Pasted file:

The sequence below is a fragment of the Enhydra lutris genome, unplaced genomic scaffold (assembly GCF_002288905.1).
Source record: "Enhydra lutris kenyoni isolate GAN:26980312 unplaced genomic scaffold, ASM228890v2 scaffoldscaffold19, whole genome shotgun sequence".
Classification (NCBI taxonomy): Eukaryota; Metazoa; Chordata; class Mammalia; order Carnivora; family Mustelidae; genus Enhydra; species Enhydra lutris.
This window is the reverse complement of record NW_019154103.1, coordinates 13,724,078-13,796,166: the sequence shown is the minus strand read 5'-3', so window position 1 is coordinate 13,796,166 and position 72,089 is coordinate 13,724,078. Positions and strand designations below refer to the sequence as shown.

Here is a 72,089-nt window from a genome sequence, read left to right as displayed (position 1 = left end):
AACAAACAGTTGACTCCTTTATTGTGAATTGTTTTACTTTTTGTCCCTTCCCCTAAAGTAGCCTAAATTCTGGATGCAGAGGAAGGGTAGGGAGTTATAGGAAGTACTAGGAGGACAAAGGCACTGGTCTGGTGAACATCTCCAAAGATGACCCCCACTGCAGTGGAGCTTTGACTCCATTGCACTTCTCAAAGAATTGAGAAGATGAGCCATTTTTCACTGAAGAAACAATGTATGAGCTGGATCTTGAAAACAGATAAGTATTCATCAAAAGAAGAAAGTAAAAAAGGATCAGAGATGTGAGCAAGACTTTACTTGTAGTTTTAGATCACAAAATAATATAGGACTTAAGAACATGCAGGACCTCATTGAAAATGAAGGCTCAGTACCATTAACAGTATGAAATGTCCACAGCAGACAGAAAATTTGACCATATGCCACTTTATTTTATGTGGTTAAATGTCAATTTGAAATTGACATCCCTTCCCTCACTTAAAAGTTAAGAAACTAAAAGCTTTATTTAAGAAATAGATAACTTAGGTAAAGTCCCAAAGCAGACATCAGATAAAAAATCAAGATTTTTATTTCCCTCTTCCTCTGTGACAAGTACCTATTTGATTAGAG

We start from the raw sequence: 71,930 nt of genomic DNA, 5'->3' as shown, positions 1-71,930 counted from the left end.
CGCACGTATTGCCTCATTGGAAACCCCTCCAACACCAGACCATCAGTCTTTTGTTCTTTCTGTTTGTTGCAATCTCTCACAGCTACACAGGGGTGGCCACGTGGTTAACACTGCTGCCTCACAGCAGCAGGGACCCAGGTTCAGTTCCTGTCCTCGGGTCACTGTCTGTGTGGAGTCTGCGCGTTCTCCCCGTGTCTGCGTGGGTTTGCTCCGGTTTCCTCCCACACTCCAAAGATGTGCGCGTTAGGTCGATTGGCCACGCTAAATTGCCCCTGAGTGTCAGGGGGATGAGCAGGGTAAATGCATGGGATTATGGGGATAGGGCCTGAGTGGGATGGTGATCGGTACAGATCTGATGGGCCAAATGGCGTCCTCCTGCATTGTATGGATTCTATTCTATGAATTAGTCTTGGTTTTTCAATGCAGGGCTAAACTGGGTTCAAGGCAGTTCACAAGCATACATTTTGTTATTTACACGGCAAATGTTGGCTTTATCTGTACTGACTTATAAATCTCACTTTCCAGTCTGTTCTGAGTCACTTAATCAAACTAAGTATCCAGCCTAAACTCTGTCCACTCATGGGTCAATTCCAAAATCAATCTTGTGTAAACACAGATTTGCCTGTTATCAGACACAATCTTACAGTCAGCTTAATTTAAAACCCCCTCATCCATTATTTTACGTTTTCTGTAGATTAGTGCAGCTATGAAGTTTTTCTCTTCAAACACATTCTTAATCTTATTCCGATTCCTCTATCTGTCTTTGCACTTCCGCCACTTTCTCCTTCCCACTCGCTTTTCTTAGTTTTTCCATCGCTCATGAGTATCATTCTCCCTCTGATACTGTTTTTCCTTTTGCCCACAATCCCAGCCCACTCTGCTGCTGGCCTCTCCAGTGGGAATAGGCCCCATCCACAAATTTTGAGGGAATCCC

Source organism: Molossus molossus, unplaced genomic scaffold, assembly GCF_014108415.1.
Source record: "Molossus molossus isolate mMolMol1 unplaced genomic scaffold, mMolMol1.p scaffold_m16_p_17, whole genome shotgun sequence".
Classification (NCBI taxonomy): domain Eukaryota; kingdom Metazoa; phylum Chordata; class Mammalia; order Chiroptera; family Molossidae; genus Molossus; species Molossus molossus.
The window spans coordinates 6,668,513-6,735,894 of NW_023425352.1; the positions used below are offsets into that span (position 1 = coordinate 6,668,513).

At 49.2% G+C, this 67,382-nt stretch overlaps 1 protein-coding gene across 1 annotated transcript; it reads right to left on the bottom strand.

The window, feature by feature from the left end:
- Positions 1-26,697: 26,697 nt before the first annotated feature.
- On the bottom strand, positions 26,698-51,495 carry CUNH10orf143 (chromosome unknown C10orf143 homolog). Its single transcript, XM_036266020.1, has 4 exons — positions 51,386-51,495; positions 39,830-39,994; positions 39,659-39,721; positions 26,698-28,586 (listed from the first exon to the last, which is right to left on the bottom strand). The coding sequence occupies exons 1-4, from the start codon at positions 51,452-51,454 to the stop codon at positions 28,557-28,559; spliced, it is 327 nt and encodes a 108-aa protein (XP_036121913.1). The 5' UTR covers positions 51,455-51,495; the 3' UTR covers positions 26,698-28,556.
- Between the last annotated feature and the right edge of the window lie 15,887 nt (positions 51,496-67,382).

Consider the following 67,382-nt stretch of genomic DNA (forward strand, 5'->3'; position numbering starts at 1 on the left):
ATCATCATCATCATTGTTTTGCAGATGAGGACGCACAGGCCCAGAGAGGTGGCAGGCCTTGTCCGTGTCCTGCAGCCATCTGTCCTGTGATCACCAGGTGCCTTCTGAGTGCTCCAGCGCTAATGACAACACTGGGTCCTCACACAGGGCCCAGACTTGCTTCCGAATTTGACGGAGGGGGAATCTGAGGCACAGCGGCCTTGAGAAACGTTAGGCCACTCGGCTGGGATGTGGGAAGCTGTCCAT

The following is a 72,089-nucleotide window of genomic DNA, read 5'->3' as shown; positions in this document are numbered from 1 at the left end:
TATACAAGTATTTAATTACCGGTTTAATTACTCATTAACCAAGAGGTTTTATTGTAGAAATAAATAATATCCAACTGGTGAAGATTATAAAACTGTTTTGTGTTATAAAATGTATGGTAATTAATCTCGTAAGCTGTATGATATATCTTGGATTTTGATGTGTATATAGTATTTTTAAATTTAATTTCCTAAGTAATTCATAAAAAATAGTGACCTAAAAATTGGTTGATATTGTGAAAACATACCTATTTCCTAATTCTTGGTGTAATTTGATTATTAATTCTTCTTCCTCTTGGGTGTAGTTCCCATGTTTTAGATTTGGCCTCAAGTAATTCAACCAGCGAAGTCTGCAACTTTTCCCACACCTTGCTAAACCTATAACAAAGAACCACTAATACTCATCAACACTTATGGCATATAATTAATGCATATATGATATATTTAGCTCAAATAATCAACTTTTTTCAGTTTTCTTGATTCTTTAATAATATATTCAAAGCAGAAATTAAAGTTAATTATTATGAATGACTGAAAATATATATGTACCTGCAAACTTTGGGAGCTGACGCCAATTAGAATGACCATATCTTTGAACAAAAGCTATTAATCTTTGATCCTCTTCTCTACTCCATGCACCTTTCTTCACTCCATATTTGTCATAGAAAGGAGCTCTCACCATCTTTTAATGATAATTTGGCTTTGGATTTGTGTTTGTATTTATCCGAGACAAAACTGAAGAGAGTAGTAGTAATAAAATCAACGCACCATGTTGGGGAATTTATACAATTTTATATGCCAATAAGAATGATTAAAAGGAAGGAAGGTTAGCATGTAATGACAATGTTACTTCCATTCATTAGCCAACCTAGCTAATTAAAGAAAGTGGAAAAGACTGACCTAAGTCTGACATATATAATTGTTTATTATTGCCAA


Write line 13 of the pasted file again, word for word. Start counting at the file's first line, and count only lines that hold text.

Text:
At 49.2% G+C, this 67,382-nt stretch overlaps 1 protein-coding gene across 1 annotated transcript; it reads right to left on the bottom strand.